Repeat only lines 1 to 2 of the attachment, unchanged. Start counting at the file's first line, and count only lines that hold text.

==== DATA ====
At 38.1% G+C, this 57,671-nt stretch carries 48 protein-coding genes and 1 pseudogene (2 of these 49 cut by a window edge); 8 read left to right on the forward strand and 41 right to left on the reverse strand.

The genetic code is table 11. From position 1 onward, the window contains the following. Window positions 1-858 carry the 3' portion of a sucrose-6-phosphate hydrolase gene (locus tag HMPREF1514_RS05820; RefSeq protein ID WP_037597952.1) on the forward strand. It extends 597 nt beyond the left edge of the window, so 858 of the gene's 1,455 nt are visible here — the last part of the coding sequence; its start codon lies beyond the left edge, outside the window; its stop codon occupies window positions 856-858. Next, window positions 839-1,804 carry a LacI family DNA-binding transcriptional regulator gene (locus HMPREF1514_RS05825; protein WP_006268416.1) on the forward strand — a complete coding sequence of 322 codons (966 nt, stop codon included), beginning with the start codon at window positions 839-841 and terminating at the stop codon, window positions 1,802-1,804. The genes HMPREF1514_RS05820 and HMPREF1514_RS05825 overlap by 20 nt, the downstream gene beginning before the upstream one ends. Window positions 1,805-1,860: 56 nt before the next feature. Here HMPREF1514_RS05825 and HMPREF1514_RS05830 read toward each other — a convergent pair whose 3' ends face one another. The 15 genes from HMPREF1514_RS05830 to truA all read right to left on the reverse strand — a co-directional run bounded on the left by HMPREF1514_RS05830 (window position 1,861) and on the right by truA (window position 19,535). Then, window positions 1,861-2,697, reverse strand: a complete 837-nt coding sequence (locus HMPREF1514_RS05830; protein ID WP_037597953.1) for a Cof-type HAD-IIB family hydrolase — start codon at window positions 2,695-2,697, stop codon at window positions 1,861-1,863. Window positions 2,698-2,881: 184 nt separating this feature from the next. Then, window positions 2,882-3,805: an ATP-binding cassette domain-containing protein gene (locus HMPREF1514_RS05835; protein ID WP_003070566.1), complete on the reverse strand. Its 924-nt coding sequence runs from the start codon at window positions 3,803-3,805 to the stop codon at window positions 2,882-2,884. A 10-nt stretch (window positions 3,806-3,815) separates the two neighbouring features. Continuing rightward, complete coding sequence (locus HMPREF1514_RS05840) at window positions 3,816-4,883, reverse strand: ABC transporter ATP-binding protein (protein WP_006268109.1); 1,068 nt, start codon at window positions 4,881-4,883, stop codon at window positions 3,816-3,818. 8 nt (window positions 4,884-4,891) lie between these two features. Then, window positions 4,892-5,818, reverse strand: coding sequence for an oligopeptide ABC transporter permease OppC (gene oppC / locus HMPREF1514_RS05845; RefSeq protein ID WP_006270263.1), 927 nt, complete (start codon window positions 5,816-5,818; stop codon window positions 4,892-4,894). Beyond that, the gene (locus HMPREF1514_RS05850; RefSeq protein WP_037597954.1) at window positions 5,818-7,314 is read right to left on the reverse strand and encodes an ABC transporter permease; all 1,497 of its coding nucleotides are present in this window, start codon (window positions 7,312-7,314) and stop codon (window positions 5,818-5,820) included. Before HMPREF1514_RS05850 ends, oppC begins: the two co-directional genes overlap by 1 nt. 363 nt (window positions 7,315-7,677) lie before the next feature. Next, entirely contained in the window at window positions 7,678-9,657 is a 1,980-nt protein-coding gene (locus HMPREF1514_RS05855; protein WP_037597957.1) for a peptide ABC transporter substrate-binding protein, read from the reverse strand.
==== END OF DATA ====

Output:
At 38.1% G+C, this 57,671-nt stretch carries 48 protein-coding genes and 1 pseudogene (2 of these 49 cut by a window edge); 8 read left to right on the forward strand and 41 right to left on the reverse strand.

The genetic code is table 11. From position 1 onward, the window contains the following. Window positions 1-858 carry the 3' portion of a sucrose-6-phosphate hydrolase gene (locus tag HMPREF1514_RS05820; RefSeq protein ID WP_037597952.1) on the forward strand. It extends 597 nt beyond the left edge of the window, so 858 of the gene's 1,455 nt are visible here — the last part of the coding sequence; its start codon lies beyond the left edge, outside the window; its stop codon occupies window positions 856-858. Next, window positions 839-1,804 carry a LacI family DNA-binding transcriptional regulator gene (locus HMPREF1514_RS05825; protein WP_006268416.1) on the forward strand — a complete coding sequence of 322 codons (966 nt, stop codon included), beginning with the start codon at window positions 839-841 and terminating at the stop codon, window positions 1,802-1,804. The genes HMPREF1514_RS05820 and HMPREF1514_RS05825 overlap by 20 nt, the downstream gene beginning before the upstream one ends. Window positions 1,805-1,860: 56 nt before the next feature. Here HMPREF1514_RS05825 and HMPREF1514_RS05830 read toward each other — a convergent pair whose 3' ends face one another. The 15 genes from HMPREF1514_RS05830 to truA all read right to left on the reverse strand — a co-directional run bounded on the left by HMPREF1514_RS05830 (window position 1,861) and on the right by truA (window position 19,535). Then, window positions 1,861-2,697, reverse strand: a complete 837-nt coding sequence (locus HMPREF1514_RS05830; protein ID WP_037597953.1) for a Cof-type HAD-IIB family hydrolase — start codon at window positions 2,695-2,697, stop codon at window positions 1,861-1,863. Window positions 2,698-2,881: 184 nt separating this feature from the next. Then, window positions 2,882-3,805: an ATP-binding cassette domain-containing protein gene (locus HMPREF1514_RS05835; protein ID WP_003070566.1), complete on the reverse strand. Its 924-nt coding sequence runs from the start codon at window positions 3,803-3,805 to the stop codon at window positions 2,882-2,884. A 10-nt stretch (window positions 3,806-3,815) separates the two neighbouring features. Continuing rightward, complete coding sequence (locus HMPREF1514_RS05840) at window positions 3,816-4,883, reverse strand: ABC transporter ATP-binding protein (protein WP_006268109.1); 1,068 nt, start codon at window positions 4,881-4,883, stop codon at window positions 3,816-3,818. 8 nt (window positions 4,884-4,891) lie between these two features. Then, window positions 4,892-5,818, reverse strand: coding sequence for an oligopeptide ABC transporter permease OppC (gene oppC / locus HMPREF1514_RS05845; RefSeq protein ID WP_006270263.1), 927 nt, complete (start codon window positions 5,816-5,818; stop codon window positions 4,892-4,894). Beyond that, the gene (locus HMPREF1514_RS05850; RefSeq protein WP_037597954.1) at window positions 5,818-7,314 is read right to left on the reverse strand and encodes an ABC transporter permease; all 1,497 of its coding nucleotides are present in this window, start codon (window positions 7,312-7,314) and stop codon (window positions 5,818-5,820) included. Before HMPREF1514_RS05850 ends, oppC begins: the two co-directional genes overlap by 1 nt. 363 nt (window positions 7,315-7,677) lie before the next feature. Next, entirely contained in the window at window positions 7,678-9,657 is a 1,980-nt protein-coding gene (locus HMPREF1514_RS05855; protein WP_037597957.1) for a peptide ABC transporter substrate-binding protein, read from the reverse strand.